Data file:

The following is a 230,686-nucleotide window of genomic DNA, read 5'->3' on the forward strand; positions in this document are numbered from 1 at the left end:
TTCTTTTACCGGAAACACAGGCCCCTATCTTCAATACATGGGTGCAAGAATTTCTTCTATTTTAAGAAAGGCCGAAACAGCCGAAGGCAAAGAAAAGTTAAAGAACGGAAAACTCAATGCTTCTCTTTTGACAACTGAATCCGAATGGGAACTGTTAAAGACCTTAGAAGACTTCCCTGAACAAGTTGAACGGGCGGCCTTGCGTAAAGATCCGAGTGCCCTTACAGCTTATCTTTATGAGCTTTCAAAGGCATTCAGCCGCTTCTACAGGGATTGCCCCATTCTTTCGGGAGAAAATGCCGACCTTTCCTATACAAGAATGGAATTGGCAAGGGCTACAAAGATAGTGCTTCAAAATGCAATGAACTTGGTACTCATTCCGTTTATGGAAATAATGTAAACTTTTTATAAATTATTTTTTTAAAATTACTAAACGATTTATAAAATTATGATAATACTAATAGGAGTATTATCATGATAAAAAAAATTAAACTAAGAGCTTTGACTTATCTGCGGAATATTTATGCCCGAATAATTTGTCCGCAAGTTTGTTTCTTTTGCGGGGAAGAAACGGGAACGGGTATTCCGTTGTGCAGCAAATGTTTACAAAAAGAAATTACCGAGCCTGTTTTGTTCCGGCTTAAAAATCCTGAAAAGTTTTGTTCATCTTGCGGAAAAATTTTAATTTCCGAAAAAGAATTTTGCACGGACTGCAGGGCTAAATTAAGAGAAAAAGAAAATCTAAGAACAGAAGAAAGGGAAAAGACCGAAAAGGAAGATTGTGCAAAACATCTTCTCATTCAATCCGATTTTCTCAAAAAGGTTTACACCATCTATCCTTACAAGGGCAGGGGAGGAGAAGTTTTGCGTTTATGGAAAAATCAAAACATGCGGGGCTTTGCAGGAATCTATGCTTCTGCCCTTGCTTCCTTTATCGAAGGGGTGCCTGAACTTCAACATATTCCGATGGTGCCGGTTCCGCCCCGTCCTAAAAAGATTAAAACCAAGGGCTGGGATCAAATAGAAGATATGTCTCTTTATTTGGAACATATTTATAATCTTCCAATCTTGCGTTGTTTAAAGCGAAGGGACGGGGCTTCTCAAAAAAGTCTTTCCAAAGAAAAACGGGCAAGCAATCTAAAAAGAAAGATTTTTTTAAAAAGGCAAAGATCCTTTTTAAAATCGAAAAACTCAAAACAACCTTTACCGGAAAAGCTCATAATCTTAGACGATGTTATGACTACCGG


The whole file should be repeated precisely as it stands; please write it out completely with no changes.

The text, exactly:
The following is a 230,686-nucleotide window of genomic DNA, read 5'->3' on the forward strand; positions in this document are numbered from 1 at the left end:
TTCTTTTACCGGAAACACAGGCCCCTATCTTCAATACATGGGTGCAAGAATTTCTTCTATTTTAAGAAAGGCCGAAACAGCCGAAGGCAAAGAAAAGTTAAAGAACGGAAAACTCAATGCTTCTCTTTTGACAACTGAATCCGAATGGGAACTGTTAAAGACCTTAGAAGACTTCCCTGAACAAGTTGAACGGGCGGCCTTGCGTAAAGATCCGAGTGCCCTTACAGCTTATCTTTATGAGCTTTCAAAGGCATTCAGCCGCTTCTACAGGGATTGCCCCATTCTTTCGGGAGAAAATGCCGACCTTTCCTATACAAGAATGGAATTGGCAAGGGCTACAAAGATAGTGCTTCAAAATGCAATGAACTTGGTACTCATTCCGTTTATGGAAATAATGTAAACTTTTTATAAATTATTTTTTTAAAATTACTAAACGATTTATAAAATTATGATAATACTAATAGGAGTATTATCATGATAAAAAAAATTAAACTAAGAGCTTTGACTTATCTGCGGAATATTTATGCCCGAATAATTTGTCCGCAAGTTTGTTTCTTTTGCGGGGAAGAAACGGGAACGGGTATTCCGTTGTGCAGCAAATGTTTACAAAAAGAAATTACCGAGCCTGTTTTGTTCCGGCTTAAAAATCCTGAAAAGTTTTGTTCATCTTGCGGAAAAATTTTAATTTCCGAAAAAGAATTTTGCACGGACTGCAGGGCTAAATTAAGAGAAAAAGAAAATCTAAGAACAGAAGAAAGGGAAAAGACCGAAAAGGAAGATTGTGCAAAACATCTTCTCATTCAATCCGATTTTCTCAAAAAGGTTTACACCATCTATCCTTACAAGGGCAGGGGAGGAGAAGTTTTGCGTTTATGGAAAAATCAAAACATGCGGGGCTTTGCAGGAATCTATGCTTCTGCCCTTGCTTCCTTTATCGAAGGGGTGCCTGAACTTCAACATATTCCGATGGTGCCGGTTCCGCCCCGTCCTAAAAAGATTAAAACCAAGGGCTGGGATCAAATAGAAGATATGTCTCTTTATTTGGAACATATTTATAATCTTCCAATCTTGCGTTGTTTAAAGCGAAGGGACGGGGCTTCTCAAAAAAGTCTTTCCAAAGAAAAACGGGCAAGCAATCTAAAAAGAAAGATTTTTTTAAAAAGGCAAAGATCCTTTTTAAAATCGAAAAACTCAAAACAACCTTTACCGGAAAAGCTCATAATCTTAGACGATGTTATGACTACCGG